Okay, so in Zack and Wiki your points system works on how well you can think on your toes. There are a few different ways to solve a puzzle, the longer it takes you (and the more processes you use), the lower your HiameQ score will be, however, solve a puzzle immediately and you’ll earn massive points. You also earn bonuses at the end of levels if you haven’t used Platinum Tickets (which are basically continues) or Oracle Dolls (marionette dolls that give you advice if you’re stuck). It’s an interesting system (with an interesting name), but one that feels immediately rewarding; there’s nothing like instantly figuring something out and seeing the massive score that follows - and recognises – your prowess. You'll find yourself eventually trying everything in your power to not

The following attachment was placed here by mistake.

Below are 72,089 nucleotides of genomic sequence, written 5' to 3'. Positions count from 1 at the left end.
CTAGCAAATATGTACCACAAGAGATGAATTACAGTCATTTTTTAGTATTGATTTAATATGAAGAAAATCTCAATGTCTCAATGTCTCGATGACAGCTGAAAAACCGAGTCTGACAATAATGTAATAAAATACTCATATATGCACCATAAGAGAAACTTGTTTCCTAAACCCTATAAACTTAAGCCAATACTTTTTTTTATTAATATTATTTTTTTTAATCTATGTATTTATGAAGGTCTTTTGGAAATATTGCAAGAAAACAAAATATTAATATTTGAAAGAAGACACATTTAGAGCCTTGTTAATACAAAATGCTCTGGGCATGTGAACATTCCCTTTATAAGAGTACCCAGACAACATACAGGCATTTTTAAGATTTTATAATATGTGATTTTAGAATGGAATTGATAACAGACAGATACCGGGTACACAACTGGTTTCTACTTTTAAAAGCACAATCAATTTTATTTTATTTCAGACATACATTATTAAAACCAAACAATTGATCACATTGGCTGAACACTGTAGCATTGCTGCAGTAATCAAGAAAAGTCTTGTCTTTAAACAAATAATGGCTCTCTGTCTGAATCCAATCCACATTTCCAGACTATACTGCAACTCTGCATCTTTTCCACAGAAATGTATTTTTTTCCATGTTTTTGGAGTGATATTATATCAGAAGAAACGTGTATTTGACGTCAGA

lose any chance of a high-score.
The game itself – as mentioned above – is actually really very challenging, and for the discerning player, there’s also plenty to do within the game-world beyond just tackling levels. But the real problem here may (or may not) come in the form of the overall presentation. This isn’t necessarily for kids, but upon first glance you’d most definitely think it was. It’s bright, cute and openly quirky. There’s also no voice-acting aside from a few bleeps and bops and the odd “Wiki!” screamed from Zack when he’s in danger, which means there’s plenty of text to read, which unto itself is just as odd as the game’s overall presentation.
Still, if you can look past (and even embrace) the game’s unique look and feel, there’s plenty of meat here for puzzle junkies. Controlling Zack can sometimes be a nightmare, but if you like your games a bit slower-paced, you won’t really have that issue. It’s actually pretty challenging and as a result, quite charming. It might not be everyone’s cup of tea, but Wii owners looking for something that actually
utilises the console’s strengths will no doubt get a real kick out of this – for everyone else, there’s still the option to hire, but at the end of the day, it’s great to see a string development house that isn’t
Nintendo looking to flex some creative muscle on the Wii. Kudos Capcom.